SARS-CoV-2 is a coronaviruses, as are viruses that cause the common cold - and shares many of the same risk factors. It is spread by infected people, who often don't know they are infected because they have no symptoms (asymptomatic) or because their own symptoms have not yet developed. (However, unlike the common cold, people infected with SARS-CoV-2 can infect others for 2-3 weeks after they start feeling symptoms.) Broadly speaking, our chances of catching this disease are greater if we:
Unfortunately, these factors also seem to raise the chances of having a more severe case of COVID-19.
While there is still much to learn about COVID-19, as of this writing, there is general agreement that these underlying medical conditions are associated with more severe COVID-19 symptoms are:
People with these conditions may also be more at risk for severe COVID-19: (it's still unclear)
See the links below for instructions (including disease-specific action plans) on how to protect yourself if you have any of these conditions.
As we learn more about COVID-19, it appears that although people of all ages can transmit the virus, disease symptoms tend to be more severe in older people. While older adults tend to also have chronic health conditions, or to be living in care centers, the number of fatalities among healthy seniors is higher than can expected from those factors alone. At the same time, more younger people are catching COVID-19 (while the good news is that more younger people recover, the bad news is that many have serious damage or long-term effects from the disease). And while it's rare for young children to have symptoms of COVID-19, many are asymptomatic and can spread it to older people in their households, schools, or daycare.
(graphic from this article in the Mercury News, July 30, 2020)
At the same time, case data from many different states in the U.S. show that Black and Latinx people are more likely to catch COVID-19 and to have more serious illness. Not all, but some Native reservations in the U.S. have been among the hardest hit regions in the U.S., too.
Vulnerable jobs: Heathcare workers are one of the most at-risk professions for severe COVID-19 illness. By treating sick patients, they have much greater exposure to the novel coronavirus than most people (a much higher viral load). The lack of personal protective equipment (PPE), supplies, and disinfecting policies in many settings at the beginning of the pandemic may have increased infection rates. Grocery store workers, cashiers, bus drivers and taxi drivers also have higher rates of infection than the general public, for similar reasons.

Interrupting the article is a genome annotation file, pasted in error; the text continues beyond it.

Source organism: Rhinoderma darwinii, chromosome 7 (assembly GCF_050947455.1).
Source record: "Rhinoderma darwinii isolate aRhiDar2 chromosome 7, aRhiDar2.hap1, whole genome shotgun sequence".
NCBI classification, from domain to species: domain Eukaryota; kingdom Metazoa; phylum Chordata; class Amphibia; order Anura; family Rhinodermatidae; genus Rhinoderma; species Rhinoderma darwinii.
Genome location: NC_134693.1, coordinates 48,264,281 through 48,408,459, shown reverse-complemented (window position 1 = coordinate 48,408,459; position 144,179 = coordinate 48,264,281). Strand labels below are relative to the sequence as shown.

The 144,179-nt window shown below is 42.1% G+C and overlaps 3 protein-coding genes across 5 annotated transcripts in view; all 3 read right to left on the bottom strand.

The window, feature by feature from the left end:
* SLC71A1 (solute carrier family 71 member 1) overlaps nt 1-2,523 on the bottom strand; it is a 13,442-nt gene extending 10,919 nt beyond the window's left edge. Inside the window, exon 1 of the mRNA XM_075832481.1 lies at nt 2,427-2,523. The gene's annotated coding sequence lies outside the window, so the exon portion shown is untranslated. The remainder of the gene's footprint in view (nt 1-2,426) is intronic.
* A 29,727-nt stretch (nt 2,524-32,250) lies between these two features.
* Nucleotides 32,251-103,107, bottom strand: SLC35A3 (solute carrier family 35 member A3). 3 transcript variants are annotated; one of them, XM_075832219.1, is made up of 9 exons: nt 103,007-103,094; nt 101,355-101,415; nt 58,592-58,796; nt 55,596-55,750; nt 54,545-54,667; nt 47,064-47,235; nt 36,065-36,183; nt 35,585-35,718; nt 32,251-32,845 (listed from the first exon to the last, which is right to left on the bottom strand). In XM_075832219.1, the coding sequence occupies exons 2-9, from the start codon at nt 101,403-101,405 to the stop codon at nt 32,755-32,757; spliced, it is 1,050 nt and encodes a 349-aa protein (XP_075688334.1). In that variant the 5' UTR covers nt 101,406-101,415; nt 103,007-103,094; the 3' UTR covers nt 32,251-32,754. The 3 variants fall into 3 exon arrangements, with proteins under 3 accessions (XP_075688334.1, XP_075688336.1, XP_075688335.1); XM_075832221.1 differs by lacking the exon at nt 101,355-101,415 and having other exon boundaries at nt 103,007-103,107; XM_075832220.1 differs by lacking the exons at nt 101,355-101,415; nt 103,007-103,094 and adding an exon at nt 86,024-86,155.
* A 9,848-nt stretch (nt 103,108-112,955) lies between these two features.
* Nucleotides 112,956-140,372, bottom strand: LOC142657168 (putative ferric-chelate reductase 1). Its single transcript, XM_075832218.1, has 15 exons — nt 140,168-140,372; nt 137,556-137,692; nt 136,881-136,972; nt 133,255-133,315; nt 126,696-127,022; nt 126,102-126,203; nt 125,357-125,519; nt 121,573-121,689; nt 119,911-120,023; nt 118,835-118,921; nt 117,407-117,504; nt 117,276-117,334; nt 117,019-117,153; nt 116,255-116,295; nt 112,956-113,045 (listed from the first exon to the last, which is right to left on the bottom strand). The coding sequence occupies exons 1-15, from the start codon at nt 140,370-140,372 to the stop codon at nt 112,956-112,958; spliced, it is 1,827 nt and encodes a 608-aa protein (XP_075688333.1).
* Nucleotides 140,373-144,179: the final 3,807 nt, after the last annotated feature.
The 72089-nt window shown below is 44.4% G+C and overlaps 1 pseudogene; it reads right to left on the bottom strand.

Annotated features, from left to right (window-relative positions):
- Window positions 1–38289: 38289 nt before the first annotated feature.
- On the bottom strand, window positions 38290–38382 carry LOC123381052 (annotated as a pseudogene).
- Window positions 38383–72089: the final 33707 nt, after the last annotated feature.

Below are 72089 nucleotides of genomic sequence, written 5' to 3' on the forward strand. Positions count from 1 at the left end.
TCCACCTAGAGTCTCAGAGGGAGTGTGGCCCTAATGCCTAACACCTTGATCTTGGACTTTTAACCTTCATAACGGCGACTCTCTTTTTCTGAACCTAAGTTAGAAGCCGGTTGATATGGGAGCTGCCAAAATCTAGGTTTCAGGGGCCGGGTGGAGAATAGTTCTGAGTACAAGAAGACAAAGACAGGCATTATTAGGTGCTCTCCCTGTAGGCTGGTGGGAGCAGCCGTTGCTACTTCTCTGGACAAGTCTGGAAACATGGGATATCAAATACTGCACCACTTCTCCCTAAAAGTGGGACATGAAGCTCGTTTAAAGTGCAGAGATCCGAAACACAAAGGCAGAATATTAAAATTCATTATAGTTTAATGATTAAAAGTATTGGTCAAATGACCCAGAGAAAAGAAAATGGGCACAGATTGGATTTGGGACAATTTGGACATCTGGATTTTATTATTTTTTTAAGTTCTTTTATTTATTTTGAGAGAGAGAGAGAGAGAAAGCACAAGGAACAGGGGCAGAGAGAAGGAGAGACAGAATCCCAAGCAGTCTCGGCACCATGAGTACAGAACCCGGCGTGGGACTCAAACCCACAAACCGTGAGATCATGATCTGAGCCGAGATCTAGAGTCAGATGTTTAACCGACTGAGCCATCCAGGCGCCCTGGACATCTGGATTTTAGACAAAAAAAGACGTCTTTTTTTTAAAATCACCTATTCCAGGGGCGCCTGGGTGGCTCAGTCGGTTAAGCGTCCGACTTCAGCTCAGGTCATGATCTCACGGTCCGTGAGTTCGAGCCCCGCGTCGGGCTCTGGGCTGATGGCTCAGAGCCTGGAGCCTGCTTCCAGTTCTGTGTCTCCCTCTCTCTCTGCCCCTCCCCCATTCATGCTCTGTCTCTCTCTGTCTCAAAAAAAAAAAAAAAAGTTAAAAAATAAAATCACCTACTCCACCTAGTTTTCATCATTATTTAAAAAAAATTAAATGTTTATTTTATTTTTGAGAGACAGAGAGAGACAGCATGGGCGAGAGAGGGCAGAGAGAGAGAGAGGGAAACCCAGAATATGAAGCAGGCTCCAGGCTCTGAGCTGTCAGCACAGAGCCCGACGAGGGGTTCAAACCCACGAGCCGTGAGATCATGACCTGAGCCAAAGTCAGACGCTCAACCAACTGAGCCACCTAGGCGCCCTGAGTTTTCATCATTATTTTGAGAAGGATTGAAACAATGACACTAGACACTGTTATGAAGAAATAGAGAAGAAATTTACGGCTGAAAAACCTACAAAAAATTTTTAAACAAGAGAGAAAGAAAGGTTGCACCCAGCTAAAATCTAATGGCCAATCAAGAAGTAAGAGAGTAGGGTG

The CDC, state, and local health departments have directives on what employers and employees should do to avoid spreading the novel coronavirus.
People with disabilities (physical, cognitive, behavioral or developmental) that make their activities of daily living more difficult for them - or who are dependent on other people for help with their activities of daily living - are also more vulnerable. See the links below for protections (including disease-specific action plans) for these conditions.
Children are not especially vulnerable to COVID-19, but families with young kids may be. Because children tend to have little or no symptoms while they have active COVID-19 infections, they can spread the novel coronavirus as widely as they spread the common cold (another coronavirus). Unlike children down with the common cold, though, children with SARS-CoV-2 can infect other people for 2-3 weeks after they catch it, even if they show no symptoms of the disease at all.
Rarely, some children sick with COVID-19 experience multisystem inflammatory syndrome (MIS-C), which can be quite serious - but is treatable.
People without stable housing are also more likely to be exposed to the coronavirus, and/or to be more vulnerable to infection. (For links to Bay Area pandemic housing resources and resources for unhoused people, see the box for Economic relief on this page of our guide.)
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